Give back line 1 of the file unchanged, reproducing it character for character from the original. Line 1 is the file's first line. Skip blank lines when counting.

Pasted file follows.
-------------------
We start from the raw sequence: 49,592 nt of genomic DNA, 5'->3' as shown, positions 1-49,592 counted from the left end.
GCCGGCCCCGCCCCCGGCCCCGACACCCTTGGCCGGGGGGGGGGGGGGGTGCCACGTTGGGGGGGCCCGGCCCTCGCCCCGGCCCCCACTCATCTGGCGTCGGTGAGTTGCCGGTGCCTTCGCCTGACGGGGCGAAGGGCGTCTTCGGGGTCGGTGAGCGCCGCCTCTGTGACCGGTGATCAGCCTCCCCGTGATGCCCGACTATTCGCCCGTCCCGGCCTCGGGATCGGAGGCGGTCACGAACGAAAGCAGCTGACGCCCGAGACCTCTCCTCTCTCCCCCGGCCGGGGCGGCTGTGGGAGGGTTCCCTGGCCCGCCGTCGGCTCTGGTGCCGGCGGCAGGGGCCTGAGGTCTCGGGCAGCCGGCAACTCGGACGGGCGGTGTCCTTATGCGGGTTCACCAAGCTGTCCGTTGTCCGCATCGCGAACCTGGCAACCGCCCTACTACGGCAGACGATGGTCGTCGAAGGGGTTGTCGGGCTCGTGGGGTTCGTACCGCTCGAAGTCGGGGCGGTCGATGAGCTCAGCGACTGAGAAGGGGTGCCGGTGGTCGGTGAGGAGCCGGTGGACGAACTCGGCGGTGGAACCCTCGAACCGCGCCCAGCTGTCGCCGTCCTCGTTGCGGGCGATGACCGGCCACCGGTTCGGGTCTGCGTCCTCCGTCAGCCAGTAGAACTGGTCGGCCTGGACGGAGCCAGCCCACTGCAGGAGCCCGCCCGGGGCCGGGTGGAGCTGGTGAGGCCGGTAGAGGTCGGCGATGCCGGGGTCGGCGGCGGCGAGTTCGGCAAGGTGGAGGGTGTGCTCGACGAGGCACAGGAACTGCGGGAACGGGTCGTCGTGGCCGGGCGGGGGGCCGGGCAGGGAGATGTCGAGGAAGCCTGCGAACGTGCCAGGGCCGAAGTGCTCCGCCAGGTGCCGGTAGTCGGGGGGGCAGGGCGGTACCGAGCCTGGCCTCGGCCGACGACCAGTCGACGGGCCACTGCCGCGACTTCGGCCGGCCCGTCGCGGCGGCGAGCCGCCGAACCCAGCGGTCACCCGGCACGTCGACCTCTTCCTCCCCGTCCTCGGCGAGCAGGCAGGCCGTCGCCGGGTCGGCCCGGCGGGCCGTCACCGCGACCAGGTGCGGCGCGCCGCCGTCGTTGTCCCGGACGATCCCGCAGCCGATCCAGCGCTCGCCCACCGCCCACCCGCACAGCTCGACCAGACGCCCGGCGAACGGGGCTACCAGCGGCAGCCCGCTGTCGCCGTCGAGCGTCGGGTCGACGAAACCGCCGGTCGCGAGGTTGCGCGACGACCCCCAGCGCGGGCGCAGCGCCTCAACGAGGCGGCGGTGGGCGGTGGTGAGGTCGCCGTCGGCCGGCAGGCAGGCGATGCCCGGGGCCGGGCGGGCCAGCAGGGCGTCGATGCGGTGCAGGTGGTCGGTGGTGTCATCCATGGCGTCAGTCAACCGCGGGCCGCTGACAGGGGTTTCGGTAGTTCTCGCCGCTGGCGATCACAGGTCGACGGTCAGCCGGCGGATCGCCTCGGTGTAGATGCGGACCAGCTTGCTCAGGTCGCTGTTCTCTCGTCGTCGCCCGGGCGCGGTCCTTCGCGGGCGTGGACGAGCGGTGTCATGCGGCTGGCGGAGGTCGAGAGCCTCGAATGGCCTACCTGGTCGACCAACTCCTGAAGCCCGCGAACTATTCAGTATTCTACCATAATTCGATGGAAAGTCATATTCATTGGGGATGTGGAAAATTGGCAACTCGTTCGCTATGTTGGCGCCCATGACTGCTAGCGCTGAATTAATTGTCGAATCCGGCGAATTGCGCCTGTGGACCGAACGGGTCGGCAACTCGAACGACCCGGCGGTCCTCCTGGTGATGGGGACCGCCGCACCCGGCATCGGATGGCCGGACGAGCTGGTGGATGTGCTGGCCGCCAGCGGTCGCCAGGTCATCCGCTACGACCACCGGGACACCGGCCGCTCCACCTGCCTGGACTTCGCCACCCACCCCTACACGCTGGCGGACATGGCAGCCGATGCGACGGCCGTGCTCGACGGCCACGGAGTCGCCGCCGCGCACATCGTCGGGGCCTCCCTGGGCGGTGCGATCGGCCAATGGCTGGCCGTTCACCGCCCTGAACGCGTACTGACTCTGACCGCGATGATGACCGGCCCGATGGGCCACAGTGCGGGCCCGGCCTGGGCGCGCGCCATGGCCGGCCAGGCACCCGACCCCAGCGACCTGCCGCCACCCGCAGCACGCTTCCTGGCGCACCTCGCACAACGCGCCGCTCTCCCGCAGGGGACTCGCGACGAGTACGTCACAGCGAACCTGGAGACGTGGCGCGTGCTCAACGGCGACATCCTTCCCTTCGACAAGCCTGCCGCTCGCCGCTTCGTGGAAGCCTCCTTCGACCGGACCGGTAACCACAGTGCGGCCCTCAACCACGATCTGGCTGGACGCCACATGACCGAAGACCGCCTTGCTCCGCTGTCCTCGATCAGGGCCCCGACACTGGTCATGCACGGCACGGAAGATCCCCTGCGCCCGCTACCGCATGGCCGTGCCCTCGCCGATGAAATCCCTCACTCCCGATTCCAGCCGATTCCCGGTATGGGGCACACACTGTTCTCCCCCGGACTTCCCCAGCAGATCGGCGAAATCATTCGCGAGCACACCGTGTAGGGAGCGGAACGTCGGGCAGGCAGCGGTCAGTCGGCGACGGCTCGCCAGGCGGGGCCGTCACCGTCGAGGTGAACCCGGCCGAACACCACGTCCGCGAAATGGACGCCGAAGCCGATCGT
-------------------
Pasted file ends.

We start from the raw sequence: 49,592 nt of genomic DNA, 5'->3' as shown, positions 1-49,592 counted from the left end.